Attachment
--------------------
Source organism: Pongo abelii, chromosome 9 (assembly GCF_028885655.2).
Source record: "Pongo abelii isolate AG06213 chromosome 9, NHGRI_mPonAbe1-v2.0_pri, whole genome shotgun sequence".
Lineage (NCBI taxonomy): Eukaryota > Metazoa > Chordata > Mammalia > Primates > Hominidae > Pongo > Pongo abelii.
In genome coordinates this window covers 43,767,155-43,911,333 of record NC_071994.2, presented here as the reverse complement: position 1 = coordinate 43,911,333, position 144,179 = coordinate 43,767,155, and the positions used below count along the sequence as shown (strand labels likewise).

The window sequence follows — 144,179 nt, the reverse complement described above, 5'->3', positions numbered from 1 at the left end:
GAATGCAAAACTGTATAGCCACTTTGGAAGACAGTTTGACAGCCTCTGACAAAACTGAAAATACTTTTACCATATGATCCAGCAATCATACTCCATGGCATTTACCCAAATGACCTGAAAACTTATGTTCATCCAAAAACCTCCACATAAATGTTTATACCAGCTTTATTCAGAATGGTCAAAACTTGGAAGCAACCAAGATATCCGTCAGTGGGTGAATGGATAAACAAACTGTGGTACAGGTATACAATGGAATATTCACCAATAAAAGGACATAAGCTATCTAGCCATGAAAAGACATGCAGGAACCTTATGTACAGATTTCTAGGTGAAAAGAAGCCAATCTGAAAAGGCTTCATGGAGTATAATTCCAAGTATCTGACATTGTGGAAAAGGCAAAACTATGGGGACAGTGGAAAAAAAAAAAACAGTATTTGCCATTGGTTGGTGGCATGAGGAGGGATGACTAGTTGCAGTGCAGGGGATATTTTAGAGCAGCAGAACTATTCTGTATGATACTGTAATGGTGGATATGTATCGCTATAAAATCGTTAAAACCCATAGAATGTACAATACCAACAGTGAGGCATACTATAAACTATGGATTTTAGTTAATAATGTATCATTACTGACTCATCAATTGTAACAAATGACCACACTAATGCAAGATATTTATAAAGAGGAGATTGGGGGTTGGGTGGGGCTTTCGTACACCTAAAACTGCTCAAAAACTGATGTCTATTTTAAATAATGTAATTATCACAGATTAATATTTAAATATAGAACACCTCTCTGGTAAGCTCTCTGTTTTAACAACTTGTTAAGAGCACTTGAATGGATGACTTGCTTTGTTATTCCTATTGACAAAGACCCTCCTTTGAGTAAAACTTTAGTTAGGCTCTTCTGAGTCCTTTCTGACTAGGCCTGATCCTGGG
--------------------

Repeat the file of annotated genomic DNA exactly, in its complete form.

Source organism: Pongo abelii, chromosome 9 (assembly GCF_028885655.2).
Source record: "Pongo abelii isolate AG06213 chromosome 9, NHGRI_mPonAbe1-v2.0_pri, whole genome shotgun sequence".
Lineage (NCBI taxonomy): Eukaryota > Metazoa > Chordata > Mammalia > Primates > Hominidae > Pongo > Pongo abelii.
In genome coordinates this window covers 43,767,155-43,911,333 of record NC_071994.2, presented here as the reverse complement: position 1 = coordinate 43,911,333, position 144,179 = coordinate 43,767,155, and the positions used below count along the sequence as shown (strand labels likewise).

The window sequence follows — 144,179 nt, the reverse complement described above, 5'->3', positions numbered from 1 at the left end:
GAATGCAAAACTGTATAGCCACTTTGGAAGACAGTTTGACAGCCTCTGACAAAACTGAAAATACTTTTACCATATGATCCAGCAATCATACTCCATGGCATTTACCCAAATGACCTGAAAACTTATGTTCATCCAAAAACCTCCACATAAATGTTTATACCAGCTTTATTCAGAATGGTCAAAACTTGGAAGCAACCAAGATATCCGTCAGTGGGTGAATGGATAAACAAACTGTGGTACAGGTATACAATGGAATATTCACCAATAAAAGGACATAAGCTATCTAGCCATGAAAAGACATGCAGGAACCTTATGTACAGATTTCTAGGTGAAAAGAAGCCAATCTGAAAAGGCTTCATGGAGTATAATTCCAAGTATCTGACATTGTGGAAAAGGCAAAACTATGGGGACAGTGGAAAAAAAAAAAACAGTATTTGCCATTGGTTGGTGGCATGAGGAGGGATGACTAGTTGCAGTGCAGGGGATATTTTAGAGCAGCAGAACTATTCTGTATGATACTGTAATGGTGGATATGTATCGCTATAAAATCGTTAAAACCCATAGAATGTACAATACCAACAGTGAGGCATACTATAAACTATGGATTTTAGTTAATAATGTATCATTACTGACTCATCAATTGTAACAAATGACCACACTAATGCAAGATATTTATAAAGAGGAGATTGGGGGTTGGGTGGGGCTTTCGTACACCTAAAACTGCTCAAAAACTGATGTCTATTTTAAATAATGTAATTATCACAGATTAATATTTAAATATAGAACACCTCTCTGGTAAGCTCTCTGTTTTAACAACTTGTTAAGAGCACTTGAATGGATGACTTGCTTTGTTATTCCTATTGACAAAGACCCTCCTTTGAGTAAAACTTTAGTTAGGCTCTTCTGAGTCCTTTCTGACTAGGCCTGATCCTGGG